Because according to the standard, pointer to void can be converted to
and from any other object pointer type.

> (For my naive eye, assigning a pointer of one type (void) to a pointer
> of another type (e.g. int) does not seem quite "correct".)


It's (part of) what the standard intended void * to be used for, as I
understand it.

> I do have the spec (ISO 9899:1999) at my desk, but I am not familiar
> enough with it to find the answer to this one. So references to the
> spec, possibly along with some interpretation, would also be helpful.


Section 6.3.2.3 is fairly clear, I think.
 
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Richard Tobin
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      11-13-2007
In article <(E-Mail Removed)>,
Asbjørn Sæbø <(E-Mail Removed)> wrote:

>If so, could you explain _why_ (and the details of why) casting the
>void pointer is not necessary?
>(For my naive eye, assigning a pointer of one type (void) to a pointer
>of another type (e.g. int) does not seem quite "correct".)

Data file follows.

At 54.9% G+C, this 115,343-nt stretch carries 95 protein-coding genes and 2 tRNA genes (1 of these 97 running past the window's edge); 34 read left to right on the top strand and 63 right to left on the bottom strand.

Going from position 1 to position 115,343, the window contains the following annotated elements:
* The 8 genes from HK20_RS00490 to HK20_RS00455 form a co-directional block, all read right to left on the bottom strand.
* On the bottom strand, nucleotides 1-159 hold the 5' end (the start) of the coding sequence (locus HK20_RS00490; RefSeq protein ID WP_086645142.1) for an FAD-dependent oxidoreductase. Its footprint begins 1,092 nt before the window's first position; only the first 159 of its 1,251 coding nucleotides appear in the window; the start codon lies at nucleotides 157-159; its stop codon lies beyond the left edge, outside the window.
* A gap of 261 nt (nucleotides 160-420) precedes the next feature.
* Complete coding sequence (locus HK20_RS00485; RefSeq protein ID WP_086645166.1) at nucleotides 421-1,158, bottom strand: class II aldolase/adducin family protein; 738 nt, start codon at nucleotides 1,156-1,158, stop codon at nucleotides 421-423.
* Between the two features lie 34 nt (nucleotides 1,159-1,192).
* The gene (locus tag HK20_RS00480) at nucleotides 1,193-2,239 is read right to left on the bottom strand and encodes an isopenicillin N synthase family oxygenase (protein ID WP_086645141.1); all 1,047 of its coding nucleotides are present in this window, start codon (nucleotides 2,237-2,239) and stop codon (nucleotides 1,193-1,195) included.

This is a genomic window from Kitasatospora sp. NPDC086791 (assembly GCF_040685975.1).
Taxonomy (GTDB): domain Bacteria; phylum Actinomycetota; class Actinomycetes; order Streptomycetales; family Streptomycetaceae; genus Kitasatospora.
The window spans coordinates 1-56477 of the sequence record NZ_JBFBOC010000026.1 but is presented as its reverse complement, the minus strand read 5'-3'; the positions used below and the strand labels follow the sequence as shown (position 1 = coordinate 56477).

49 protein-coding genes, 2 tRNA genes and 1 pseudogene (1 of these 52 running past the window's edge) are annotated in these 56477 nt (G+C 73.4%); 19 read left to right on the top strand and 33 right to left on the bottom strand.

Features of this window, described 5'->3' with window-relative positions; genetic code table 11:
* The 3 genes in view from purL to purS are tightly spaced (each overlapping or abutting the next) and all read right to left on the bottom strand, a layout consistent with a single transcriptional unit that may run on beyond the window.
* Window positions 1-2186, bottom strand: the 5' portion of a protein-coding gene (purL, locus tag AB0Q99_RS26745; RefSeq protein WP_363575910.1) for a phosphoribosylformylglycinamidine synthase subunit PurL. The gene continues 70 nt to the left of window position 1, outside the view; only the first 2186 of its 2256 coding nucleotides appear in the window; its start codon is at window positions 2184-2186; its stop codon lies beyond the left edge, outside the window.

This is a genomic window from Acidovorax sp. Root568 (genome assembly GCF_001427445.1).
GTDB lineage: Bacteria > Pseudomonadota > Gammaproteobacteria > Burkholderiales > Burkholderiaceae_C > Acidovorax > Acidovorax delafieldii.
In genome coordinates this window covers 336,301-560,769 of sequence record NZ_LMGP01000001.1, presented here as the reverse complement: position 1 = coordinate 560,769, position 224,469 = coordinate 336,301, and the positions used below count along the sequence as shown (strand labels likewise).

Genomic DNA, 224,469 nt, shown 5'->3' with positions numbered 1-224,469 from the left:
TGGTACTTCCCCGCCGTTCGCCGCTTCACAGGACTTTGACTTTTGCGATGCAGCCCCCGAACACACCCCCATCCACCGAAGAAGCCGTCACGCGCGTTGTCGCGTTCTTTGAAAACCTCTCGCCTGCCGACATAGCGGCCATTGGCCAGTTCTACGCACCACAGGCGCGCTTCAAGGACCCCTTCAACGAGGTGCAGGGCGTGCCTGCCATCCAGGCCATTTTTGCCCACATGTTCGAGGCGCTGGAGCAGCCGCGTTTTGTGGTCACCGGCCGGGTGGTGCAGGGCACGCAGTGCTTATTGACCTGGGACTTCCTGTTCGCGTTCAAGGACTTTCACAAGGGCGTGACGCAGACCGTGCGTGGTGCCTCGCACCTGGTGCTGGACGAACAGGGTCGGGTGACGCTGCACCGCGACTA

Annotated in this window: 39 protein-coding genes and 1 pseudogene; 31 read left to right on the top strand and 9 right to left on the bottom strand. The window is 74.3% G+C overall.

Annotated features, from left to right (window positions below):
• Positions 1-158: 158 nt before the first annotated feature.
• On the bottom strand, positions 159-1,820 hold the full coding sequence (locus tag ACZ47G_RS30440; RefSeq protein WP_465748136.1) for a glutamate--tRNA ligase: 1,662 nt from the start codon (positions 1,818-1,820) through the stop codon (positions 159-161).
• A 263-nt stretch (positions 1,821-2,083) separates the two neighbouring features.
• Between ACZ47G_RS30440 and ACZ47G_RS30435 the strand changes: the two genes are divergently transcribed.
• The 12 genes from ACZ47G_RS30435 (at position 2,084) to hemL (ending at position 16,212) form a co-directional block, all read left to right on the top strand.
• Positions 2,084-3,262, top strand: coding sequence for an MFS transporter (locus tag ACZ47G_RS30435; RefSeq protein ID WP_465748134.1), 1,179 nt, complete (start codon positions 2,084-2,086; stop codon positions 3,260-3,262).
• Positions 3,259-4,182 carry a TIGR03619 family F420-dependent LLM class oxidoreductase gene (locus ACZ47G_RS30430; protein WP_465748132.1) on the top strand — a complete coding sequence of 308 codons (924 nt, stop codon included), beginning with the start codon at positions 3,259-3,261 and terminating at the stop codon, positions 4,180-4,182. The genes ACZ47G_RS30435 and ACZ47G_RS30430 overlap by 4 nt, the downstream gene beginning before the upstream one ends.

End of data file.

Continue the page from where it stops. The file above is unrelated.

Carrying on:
The purpose of the void pointer type is to hold pointers that are
really of another type. There's nothing you do with a void pointer
itself except pass it around and convert it to other types.

Converting between other pointer types on the other hand is unusual,
something you want to think twice about. It's reasonable to have to
be explicit about it if that's what you really want to do.

-- Richard
--
"Consideration shall be given to the need for as many as 32 characters
in some alphabets" - X3.4, 1963.
 
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Richard Tobin
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      11-13-2007
In article <fhc8al$9kt$(E-Mail Removed)>,
Mark Bluemel <(E-Mail Removed)> wrote:

>> If so, could you explain _why_ (and the details of why) casting the
>> void pointer is not necessary?